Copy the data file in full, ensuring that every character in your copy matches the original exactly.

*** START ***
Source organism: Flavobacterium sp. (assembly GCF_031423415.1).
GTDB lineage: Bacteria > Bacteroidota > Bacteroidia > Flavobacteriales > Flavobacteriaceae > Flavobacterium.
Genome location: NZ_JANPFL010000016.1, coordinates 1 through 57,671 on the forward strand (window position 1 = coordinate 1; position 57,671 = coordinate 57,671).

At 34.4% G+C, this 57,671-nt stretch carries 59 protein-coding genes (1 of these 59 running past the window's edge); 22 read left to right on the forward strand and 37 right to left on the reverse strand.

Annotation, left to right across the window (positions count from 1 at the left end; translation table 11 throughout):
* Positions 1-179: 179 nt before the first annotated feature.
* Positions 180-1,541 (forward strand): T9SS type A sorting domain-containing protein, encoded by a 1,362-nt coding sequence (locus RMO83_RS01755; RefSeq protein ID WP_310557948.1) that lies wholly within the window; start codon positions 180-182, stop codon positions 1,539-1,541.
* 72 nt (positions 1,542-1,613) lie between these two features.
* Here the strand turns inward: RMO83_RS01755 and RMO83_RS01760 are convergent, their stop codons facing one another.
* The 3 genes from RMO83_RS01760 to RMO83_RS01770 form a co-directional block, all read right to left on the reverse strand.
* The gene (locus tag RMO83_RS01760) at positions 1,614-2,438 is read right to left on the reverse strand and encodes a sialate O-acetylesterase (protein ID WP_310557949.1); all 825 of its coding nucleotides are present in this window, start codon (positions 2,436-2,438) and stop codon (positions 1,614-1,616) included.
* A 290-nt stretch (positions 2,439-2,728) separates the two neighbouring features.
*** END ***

Source organism: Flavobacterium sp. (assembly GCF_031423415.1).
GTDB lineage: Bacteria > Bacteroidota > Bacteroidia > Flavobacteriales > Flavobacteriaceae > Flavobacterium.
Genome location: NZ_JANPFL010000016.1, coordinates 1 through 57,671 on the forward strand (window position 1 = coordinate 1; position 57,671 = coordinate 57,671).

At 34.4% G+C, this 57,671-nt stretch carries 59 protein-coding genes (1 of these 59 running past the window's edge); 22 read left to right on the forward strand and 37 right to left on the reverse strand.

Annotation, left to right across the window (positions count from 1 at the left end; translation table 11 throughout):
* Positions 1-179: 179 nt before the first annotated feature.
* Positions 180-1,541 (forward strand): T9SS type A sorting domain-containing protein, encoded by a 1,362-nt coding sequence (locus RMO83_RS01755; RefSeq protein ID WP_310557948.1) that lies wholly within the window; start codon positions 180-182, stop codon positions 1,539-1,541.
* 72 nt (positions 1,542-1,613) lie between these two features.
* Here the strand turns inward: RMO83_RS01755 and RMO83_RS01760 are convergent, their stop codons facing one another.
* The 3 genes from RMO83_RS01760 to RMO83_RS01770 form a co-directional block, all read right to left on the reverse strand.
* The gene (locus tag RMO83_RS01760) at positions 1,614-2,438 is read right to left on the reverse strand and encodes a sialate O-acetylesterase (protein ID WP_310557949.1); all 825 of its coding nucleotides are present in this window, start codon (positions 2,436-2,438) and stop codon (positions 1,614-1,616) included.
* A 290-nt stretch (positions 2,439-2,728) separates the two neighbouring features.